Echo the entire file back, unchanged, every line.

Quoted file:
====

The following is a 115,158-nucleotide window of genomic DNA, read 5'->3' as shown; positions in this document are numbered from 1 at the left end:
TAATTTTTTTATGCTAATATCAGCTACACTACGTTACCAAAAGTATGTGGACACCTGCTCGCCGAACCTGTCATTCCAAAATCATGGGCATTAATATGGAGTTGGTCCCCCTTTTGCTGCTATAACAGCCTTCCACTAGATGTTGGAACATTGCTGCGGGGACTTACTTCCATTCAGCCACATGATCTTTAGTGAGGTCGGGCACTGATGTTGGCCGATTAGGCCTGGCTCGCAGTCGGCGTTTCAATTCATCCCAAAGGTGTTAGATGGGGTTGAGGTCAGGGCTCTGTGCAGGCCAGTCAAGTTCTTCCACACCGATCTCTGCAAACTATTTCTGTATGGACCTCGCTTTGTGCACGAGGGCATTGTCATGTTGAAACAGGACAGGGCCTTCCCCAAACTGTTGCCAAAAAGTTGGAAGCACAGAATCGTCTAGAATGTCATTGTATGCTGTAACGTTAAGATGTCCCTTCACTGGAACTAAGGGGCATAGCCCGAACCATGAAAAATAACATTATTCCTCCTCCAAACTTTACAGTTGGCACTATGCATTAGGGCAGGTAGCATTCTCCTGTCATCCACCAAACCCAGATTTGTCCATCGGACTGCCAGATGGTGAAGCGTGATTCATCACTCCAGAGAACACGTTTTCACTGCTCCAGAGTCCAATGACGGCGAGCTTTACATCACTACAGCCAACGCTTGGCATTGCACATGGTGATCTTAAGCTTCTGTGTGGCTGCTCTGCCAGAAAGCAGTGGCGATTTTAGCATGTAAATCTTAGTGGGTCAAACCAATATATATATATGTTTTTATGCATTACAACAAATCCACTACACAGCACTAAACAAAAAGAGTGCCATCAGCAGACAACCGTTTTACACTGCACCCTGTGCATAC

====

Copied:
The following is a 115,158-nucleotide window of genomic DNA, read 5'->3' as shown; positions in this document are numbered from 1 at the left end:
TAATTTTTTTATGCTAATATCAGCTACACTACGTTACCAAAAGTATGTGGACACCTGCTCGCCGAACCTGTCATTCCAAAATCATGGGCATTAATATGGAGTTGGTCCCCCTTTTGCTGCTATAACAGCCTTCCACTAGATGTTGGAACATTGCTGCGGGGACTTACTTCCATTCAGCCACATGATCTTTAGTGAGGTCGGGCACTGATGTTGGCCGATTAGGCCTGGCTCGCAGTCGGCGTTTCAATTCATCCCAAAGGTGTTAGATGGGGTTGAGGTCAGGGCTCTGTGCAGGCCAGTCAAGTTCTTCCACACCGATCTCTGCAAACTATTTCTGTATGGACCTCGCTTTGTGCACGAGGGCATTGTCATGTTGAAACAGGACAGGGCCTTCCCCAAACTGTTGCCAAAAAGTTGGAAGCACAGAATCGTCTAGAATGTCATTGTATGCTGTAACGTTAAGATGTCCCTTCACTGGAACTAAGGGGCATAGCCCGAACCATGAAAAATAACATTATTCCTCCTCCAAACTTTACAGTTGGCACTATGCATTAGGGCAGGTAGCATTCTCCTGTCATCCACCAAACCCAGATTTGTCCATCGGACTGCCAGATGGTGAAGCGTGATTCATCACTCCAGAGAACACGTTTTCACTGCTCCAGAGTCCAATGACGGCGAGCTTTACATCACTACAGCCAACGCTTGGCATTGCACATGGTGATCTTAAGCTTCTGTGTGGCTGCTCTGCCAGAAAGCAGTGGCGATTTTAGCATGTAAATCTTAGTGGGTCAAACCAATATATATATATGTTTTTATGCATTACAACAAATCCACTACACAGCACTAAACAAAAAGAGTGCCATCAGCAGACAACCGTTTTACACTGCACCCTGTGCATAC